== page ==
This article appeared online at TheNewAmerican.com on Monday, November 9, 2020:
President Trump’s 2020 presidential campaign has morphed into a post-election campaign, raising funds to keep the momentum from his campaign going and the public’s attention focused on his claim that “it’s not over.”
Alayna Treene, a writer for Axios, spoke to four of Trump’s advisors on Sunday afternoon who told her that the team is being led by Trump communications director Tim Murtaugh, campaign manager Bill Stepien, lawyer Justin Clark, and senior advisors Jason Miller and David Bossie. House members Jim Jordan and Scott Perry and former White House Chief of Staff Reince Priebus are also advising.
The newly-constituted post-election committee held a campaign rally in Las Vegas on Sunday, which rolled out its strategy: decrying various election irregularities, the reading of the names of deceased people who allegedly “voted” on Tuesday, and noting that thousands of former Nevadans who had moved out of state also voted on Election Day.
Presenting at that rally in Las Vegas were former Nevada Attorney General Adam Laxalt and chairman of American Conservative Union Matt Schlapp. Laxalt attacked the state’s signature-verification process as being woefully lacking in protecting against voter fraud, pointing out that the committee could not verify the authenticity of some 600,000 votes that already been counted in Nevada through its automated mail-in system:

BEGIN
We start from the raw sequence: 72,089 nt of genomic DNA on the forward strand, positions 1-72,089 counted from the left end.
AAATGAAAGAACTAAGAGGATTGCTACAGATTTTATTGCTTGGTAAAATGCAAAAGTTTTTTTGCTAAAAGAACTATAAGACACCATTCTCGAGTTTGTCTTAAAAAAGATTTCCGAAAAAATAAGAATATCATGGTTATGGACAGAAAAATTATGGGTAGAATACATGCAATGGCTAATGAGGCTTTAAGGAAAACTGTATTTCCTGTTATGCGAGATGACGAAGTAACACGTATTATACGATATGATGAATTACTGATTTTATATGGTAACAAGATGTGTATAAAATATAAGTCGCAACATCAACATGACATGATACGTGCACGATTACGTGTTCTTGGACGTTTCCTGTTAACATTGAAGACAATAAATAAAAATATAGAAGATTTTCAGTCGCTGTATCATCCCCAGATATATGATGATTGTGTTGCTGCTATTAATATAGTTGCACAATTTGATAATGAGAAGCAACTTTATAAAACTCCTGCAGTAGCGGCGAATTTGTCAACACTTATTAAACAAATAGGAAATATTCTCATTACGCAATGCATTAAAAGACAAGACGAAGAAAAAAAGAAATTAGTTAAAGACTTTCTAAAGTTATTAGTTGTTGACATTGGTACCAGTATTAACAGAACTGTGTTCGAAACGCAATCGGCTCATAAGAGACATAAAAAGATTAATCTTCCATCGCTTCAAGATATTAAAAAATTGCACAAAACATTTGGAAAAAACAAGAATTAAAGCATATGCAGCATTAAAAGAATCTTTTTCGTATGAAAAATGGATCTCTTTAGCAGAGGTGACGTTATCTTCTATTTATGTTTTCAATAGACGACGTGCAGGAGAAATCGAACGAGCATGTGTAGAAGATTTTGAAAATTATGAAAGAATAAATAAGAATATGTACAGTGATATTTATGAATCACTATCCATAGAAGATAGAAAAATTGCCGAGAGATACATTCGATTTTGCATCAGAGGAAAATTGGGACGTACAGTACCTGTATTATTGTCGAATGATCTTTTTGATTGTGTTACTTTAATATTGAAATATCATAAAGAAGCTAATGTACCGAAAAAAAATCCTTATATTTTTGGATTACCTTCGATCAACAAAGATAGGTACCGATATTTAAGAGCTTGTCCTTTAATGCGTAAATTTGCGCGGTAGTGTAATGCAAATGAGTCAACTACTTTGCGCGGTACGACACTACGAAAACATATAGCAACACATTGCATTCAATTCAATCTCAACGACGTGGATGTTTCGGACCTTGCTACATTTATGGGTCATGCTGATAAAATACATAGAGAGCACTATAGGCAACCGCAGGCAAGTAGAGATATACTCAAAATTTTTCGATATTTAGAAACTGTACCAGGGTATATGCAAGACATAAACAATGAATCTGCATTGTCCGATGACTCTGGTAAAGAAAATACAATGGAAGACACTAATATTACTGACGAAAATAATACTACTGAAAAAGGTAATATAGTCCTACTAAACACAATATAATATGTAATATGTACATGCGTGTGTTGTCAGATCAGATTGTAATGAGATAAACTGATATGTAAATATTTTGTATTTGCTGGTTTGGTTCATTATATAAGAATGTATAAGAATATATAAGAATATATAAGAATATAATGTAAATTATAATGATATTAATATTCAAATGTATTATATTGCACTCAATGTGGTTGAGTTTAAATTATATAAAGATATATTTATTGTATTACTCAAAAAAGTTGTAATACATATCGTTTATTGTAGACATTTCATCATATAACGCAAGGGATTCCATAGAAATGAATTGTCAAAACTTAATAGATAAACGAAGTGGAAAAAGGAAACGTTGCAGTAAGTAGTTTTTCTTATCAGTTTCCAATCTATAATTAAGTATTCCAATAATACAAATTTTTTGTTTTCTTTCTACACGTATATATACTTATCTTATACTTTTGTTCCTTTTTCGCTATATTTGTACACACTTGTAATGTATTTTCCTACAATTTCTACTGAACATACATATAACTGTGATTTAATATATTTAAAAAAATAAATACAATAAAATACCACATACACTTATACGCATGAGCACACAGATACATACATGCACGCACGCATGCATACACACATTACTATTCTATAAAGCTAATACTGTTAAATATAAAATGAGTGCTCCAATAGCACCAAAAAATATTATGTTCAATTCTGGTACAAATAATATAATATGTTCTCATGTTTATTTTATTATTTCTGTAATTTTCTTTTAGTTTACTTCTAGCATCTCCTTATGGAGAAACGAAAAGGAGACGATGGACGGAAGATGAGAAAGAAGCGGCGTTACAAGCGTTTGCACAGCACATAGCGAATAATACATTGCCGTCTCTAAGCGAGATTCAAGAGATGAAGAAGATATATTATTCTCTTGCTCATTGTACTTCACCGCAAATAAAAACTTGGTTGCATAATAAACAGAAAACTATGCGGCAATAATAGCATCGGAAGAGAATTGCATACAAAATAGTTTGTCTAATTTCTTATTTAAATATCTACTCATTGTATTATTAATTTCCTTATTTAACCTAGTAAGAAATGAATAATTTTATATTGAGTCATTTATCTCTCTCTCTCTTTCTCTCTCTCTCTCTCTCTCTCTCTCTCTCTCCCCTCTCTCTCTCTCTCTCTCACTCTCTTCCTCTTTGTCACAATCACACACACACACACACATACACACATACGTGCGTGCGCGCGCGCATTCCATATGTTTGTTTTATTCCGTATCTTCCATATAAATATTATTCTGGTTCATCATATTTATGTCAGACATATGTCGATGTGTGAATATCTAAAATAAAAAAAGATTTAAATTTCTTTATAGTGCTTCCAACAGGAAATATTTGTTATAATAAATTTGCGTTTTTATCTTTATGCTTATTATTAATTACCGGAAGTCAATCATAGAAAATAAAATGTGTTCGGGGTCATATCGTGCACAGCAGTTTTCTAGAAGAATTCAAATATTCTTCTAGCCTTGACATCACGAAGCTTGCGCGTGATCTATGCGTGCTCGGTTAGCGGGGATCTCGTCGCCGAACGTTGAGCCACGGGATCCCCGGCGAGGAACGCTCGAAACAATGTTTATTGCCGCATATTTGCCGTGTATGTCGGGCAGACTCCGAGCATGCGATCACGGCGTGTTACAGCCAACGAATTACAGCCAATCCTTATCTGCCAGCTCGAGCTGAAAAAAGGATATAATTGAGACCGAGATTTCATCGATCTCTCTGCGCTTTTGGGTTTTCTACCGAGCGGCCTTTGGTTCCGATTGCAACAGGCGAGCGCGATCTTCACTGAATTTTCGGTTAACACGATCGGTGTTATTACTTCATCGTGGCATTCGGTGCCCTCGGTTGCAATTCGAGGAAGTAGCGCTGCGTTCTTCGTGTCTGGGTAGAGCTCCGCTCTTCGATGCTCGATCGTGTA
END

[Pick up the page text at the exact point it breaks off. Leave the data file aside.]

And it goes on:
This campaign has not observed, has not laid eyes … on an envelope signature, [or] a voter roll signature, on a single one of those 600,000 voters….
At least 200,000 voters were counted through the signature verification process of the [Agilis software] system. I will repeat for the media: no human beings looked at those signature matches to confirm they were, in fact, matches.
Schlapp claimed that there were instances of underage voters who voted in Tuesday’s election:
We know that underage voters voted in this most recent election. How difficult would it have been to make it clear that nobody would have been mailed a ballot if they had a birth day after a certain year?
He added that more than 100,000 Nevadans have left the state during the pandemic shutdown, and “yet, through our due diligence, we’ve been able to find that at least 9,000 of them voted in the election: Non-Nevadans voted in Nevada!”
The morphing of the presidential campaign into a post-election one with rallies planned around the country is a marketing strategy to keep the public’s attention riveted on the fraud that the media has now discarded entirely as it now bows its knee of obeisance to the Biden/Harris administration.
Perhaps the most egregious example of fraud appears to be in Pennsylvania, where numerous lawsuits have been filed. The Public Interest Legal Foundation, for example, has filed a suit against the Pennsylvania Department of State for failing to maintain accurate voter records and to remove individuals who have died, moved out of the state, or otherwise were ineligible to vote on Tuesday.
The Trump campaign and the Republican National Committee have also filed a lawsuit arguing that the Pennsylvania secretary of state wrongly extended the deadline for absentee and mail-in voters to provide missing proof of identification.
Another suit by the Pennsylvania Republican Party challenging the state Supreme Court’s decision to extend by three days the deadline for receiving mail-in ballots is being joined by state attorneys general from Missouri and Kentucky. Attorneys general from those two states, plus Georgia and Louisiana, are scheduled to hold a virtual conference call on Monday afternoon, following which they will be announcing a “major legal action.”
The contest is far from over. In fact, it is just beginning.